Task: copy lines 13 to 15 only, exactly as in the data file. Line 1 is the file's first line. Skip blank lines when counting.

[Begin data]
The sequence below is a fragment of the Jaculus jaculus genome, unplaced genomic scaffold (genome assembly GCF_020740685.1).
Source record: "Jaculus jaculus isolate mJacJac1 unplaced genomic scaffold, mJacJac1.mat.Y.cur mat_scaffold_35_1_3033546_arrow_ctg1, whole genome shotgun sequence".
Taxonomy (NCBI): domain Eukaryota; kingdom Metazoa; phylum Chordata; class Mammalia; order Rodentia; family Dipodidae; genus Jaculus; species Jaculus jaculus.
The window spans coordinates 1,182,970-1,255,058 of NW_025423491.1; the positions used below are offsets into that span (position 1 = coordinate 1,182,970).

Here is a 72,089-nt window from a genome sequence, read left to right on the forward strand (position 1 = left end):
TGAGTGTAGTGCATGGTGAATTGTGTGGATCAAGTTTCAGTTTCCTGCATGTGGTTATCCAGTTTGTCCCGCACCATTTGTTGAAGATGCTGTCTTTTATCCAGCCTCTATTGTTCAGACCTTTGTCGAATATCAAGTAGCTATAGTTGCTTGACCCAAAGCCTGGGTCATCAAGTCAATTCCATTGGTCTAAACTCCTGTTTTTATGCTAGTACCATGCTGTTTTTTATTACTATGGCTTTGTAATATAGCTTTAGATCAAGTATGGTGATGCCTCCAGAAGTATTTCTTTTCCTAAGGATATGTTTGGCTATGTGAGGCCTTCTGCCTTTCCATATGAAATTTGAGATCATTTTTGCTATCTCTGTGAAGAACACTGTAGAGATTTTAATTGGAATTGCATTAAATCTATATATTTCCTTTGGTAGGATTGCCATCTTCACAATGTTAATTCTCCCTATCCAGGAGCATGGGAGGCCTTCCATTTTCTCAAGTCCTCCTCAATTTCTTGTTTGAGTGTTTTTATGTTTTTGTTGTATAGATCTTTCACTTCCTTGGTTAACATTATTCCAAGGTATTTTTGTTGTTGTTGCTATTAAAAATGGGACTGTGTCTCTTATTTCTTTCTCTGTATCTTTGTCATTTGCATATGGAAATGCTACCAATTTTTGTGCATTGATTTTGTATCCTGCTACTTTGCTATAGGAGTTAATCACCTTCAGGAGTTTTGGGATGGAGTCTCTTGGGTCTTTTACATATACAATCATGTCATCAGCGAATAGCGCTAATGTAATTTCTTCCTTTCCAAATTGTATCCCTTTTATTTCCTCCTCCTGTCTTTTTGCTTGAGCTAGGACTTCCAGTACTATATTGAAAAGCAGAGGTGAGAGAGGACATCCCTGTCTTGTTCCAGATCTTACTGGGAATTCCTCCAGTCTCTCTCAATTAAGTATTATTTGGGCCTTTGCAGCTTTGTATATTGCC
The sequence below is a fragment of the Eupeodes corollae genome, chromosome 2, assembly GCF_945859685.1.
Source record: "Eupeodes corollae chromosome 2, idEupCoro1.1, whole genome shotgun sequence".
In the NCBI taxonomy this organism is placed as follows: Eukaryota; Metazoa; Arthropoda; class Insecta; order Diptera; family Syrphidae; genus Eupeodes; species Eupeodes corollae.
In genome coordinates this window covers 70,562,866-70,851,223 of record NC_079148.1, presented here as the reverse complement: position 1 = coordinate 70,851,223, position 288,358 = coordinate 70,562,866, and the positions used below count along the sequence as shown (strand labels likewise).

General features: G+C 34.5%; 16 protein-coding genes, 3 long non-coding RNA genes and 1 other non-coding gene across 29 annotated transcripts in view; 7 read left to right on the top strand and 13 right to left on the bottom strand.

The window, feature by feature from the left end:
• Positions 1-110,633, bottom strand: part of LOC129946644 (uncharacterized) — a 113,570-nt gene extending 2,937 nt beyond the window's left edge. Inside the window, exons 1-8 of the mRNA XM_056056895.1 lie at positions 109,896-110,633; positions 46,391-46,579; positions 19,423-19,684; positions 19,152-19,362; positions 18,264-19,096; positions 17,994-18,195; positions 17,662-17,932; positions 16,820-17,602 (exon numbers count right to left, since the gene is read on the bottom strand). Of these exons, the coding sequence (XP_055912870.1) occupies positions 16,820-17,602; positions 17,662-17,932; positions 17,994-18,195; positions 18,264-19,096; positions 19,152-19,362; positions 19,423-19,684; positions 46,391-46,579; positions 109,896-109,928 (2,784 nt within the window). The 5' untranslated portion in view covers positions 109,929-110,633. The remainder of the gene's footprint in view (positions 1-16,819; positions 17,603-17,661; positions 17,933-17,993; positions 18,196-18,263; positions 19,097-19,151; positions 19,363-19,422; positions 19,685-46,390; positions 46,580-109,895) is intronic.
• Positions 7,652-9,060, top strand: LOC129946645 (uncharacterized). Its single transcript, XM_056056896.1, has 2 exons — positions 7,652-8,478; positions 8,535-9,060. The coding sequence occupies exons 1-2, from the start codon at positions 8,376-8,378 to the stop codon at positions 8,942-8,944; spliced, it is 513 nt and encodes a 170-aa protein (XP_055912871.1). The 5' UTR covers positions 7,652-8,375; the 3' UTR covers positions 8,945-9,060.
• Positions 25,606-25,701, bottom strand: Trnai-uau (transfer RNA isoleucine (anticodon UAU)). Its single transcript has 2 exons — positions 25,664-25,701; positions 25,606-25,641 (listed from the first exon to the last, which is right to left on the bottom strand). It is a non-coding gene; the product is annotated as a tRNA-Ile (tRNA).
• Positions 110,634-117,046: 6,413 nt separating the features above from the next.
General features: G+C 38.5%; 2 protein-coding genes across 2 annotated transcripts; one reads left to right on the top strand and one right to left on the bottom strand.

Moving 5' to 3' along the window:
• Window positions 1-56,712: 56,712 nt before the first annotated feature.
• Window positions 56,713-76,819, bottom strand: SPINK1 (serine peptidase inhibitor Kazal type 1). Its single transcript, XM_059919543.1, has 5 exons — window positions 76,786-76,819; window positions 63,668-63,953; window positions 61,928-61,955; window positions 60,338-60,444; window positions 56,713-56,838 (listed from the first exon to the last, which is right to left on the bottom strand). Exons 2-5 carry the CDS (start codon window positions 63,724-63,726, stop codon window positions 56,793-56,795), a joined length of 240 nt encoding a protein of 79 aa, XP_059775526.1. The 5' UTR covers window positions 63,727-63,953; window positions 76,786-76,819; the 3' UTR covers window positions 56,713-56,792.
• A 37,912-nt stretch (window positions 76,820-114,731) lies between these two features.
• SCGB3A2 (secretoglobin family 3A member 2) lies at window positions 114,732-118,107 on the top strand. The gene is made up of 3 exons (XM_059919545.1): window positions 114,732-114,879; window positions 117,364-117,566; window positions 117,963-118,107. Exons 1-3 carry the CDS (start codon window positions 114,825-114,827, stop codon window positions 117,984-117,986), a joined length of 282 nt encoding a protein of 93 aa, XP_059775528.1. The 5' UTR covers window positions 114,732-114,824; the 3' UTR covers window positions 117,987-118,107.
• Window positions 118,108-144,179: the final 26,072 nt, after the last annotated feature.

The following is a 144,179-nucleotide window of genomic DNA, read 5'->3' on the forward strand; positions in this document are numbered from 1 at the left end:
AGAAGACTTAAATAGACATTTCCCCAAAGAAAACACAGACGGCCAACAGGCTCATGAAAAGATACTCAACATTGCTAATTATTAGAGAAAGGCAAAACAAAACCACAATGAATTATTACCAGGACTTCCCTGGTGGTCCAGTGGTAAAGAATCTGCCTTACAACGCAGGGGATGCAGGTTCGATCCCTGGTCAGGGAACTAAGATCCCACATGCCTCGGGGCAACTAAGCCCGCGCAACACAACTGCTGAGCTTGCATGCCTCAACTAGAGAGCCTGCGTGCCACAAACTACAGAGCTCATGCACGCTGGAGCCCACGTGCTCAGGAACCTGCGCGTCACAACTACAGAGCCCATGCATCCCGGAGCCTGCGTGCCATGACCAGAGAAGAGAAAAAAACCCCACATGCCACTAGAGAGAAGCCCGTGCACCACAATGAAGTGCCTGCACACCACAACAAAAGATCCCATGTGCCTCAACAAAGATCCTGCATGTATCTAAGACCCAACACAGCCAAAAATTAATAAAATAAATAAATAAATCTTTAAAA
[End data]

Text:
• Positions 1-110,633, bottom strand: part of LOC129946644 (uncharacterized) — a 113,570-nt gene extending 2,937 nt beyond the window's left edge. Inside the window, exons 1-8 of the mRNA XM_056056895.1 lie at positions 109,896-110,633; positions 46,391-46,579; positions 19,423-19,684; positions 19,152-19,362; positions 18,264-19,096; positions 17,994-18,195; positions 17,662-17,932; positions 16,820-17,602 (exon numbers count right to left, since the gene is read on the bottom strand). Of these exons, the coding sequence (XP_055912870.1) occupies positions 16,820-17,602; positions 17,662-17,932; positions 17,994-18,195; positions 18,264-19,096; positions 19,152-19,362; positions 19,423-19,684; positions 46,391-46,579; positions 109,896-109,928 (2,784 nt within the window). The 5' untranslated portion in view covers positions 109,929-110,633. The remainder of the gene's footprint in view (positions 1-16,819; positions 17,603-17,661; positions 17,933-17,993; positions 18,196-18,263; positions 19,097-19,151; positions 19,363-19,422; positions 19,685-46,390; positions 46,580-109,895) is intronic.
• Positions 7,652-9,060, top strand: LOC129946645 (uncharacterized). Its single transcript, XM_056056896.1, has 2 exons — positions 7,652-8,478; positions 8,535-9,060. The coding sequence occupies exons 1-2, from the start codon at positions 8,376-8,378 to the stop codon at positions 8,942-8,944; spliced, it is 513 nt and encodes a 170-aa protein (XP_055912871.1). The 5' UTR covers positions 7,652-8,375; the 3' UTR covers positions 8,945-9,060.
• Positions 25,606-25,701, bottom strand: Trnai-uau (transfer RNA isoleucine (anticodon UAU)). Its single transcript has 2 exons — positions 25,664-25,701; positions 25,606-25,641 (listed from the first exon to the last, which is right to left on the bottom strand). It is a non-coding gene; the product is annotated as a tRNA-Ile (tRNA).